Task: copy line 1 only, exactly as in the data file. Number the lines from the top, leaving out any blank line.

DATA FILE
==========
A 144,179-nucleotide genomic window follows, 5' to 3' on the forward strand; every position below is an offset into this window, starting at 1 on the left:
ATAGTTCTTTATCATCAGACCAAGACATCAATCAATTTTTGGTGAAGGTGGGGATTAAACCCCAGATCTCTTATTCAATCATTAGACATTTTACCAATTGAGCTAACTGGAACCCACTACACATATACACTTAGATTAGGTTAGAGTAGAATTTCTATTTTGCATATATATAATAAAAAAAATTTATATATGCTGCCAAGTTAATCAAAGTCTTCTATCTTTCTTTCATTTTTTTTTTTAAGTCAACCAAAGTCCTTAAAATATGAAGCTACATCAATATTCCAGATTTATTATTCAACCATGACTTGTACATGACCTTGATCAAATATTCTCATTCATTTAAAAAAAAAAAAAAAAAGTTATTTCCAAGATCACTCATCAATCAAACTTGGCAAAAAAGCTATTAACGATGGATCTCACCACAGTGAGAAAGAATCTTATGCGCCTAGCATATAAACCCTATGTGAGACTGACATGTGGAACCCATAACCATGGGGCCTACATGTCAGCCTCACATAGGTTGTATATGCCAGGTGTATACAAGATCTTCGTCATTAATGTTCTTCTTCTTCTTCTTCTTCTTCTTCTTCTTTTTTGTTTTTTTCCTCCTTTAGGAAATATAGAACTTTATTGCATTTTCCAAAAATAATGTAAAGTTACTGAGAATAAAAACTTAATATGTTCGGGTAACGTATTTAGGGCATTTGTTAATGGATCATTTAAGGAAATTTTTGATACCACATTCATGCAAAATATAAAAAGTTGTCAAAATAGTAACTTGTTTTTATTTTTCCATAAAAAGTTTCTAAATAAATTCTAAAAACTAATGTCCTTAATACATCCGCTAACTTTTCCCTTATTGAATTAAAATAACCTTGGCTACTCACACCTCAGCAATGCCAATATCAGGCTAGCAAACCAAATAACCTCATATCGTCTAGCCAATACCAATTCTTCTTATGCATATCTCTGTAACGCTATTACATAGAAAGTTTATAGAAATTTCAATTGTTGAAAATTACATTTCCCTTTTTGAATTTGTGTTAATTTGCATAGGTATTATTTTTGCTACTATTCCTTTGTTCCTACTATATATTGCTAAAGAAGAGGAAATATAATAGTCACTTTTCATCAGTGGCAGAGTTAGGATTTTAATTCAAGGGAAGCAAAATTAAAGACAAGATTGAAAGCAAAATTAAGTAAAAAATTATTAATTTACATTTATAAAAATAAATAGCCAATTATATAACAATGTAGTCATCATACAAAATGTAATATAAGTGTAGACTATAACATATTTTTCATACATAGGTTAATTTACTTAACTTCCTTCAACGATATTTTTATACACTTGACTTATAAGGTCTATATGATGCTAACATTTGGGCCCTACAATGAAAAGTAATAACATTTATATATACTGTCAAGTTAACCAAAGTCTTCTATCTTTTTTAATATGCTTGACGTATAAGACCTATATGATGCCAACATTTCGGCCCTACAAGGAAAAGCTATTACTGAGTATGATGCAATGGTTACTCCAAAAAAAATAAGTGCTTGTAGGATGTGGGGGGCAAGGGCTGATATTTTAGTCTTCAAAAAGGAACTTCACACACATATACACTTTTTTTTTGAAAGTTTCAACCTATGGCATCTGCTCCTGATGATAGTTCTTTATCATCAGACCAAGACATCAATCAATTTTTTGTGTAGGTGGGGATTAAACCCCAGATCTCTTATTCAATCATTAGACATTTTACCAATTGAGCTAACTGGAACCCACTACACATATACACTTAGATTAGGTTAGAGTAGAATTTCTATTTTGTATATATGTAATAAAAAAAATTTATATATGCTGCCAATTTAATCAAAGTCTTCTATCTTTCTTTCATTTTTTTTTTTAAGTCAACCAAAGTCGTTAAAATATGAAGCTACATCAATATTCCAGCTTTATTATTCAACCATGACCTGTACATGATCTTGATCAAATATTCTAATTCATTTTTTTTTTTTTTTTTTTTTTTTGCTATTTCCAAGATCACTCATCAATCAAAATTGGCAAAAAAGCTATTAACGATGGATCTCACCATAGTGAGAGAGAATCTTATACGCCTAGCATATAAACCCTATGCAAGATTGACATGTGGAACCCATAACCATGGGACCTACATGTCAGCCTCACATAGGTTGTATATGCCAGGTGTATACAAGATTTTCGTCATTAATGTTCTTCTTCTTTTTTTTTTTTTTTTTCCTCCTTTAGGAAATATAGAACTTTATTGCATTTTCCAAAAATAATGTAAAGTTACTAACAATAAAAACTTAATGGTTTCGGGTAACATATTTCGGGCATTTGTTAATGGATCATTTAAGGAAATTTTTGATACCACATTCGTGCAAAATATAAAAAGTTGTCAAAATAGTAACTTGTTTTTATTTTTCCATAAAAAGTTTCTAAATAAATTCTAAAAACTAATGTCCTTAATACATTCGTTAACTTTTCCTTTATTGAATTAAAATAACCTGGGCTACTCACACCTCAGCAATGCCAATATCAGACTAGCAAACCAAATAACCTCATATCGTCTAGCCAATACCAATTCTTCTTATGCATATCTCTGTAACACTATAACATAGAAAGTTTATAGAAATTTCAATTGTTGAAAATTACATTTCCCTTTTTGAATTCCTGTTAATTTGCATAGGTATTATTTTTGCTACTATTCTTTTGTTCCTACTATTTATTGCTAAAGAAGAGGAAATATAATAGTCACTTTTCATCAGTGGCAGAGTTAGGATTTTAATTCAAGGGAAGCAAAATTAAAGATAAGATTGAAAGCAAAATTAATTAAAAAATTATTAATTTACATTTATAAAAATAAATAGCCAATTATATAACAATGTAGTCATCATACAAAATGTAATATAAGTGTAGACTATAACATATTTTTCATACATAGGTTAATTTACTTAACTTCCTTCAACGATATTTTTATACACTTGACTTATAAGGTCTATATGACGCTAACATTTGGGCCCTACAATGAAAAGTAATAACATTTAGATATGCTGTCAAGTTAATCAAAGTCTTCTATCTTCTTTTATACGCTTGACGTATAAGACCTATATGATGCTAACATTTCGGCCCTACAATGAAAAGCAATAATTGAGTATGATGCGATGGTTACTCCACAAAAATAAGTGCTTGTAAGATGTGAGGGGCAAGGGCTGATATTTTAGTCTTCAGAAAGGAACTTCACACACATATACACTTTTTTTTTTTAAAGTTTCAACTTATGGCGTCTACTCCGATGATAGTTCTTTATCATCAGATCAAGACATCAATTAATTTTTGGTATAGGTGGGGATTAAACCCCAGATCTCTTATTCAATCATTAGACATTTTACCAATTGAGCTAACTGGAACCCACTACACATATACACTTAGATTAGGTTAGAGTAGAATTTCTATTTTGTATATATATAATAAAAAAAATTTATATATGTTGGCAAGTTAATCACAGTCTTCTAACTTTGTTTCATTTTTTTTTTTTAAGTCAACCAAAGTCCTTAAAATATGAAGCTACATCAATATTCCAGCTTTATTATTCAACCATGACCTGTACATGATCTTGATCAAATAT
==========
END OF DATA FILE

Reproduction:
A 144,179-nucleotide genomic window follows, 5' to 3' on the forward strand; every position below is an offset into this window, starting at 1 on the left: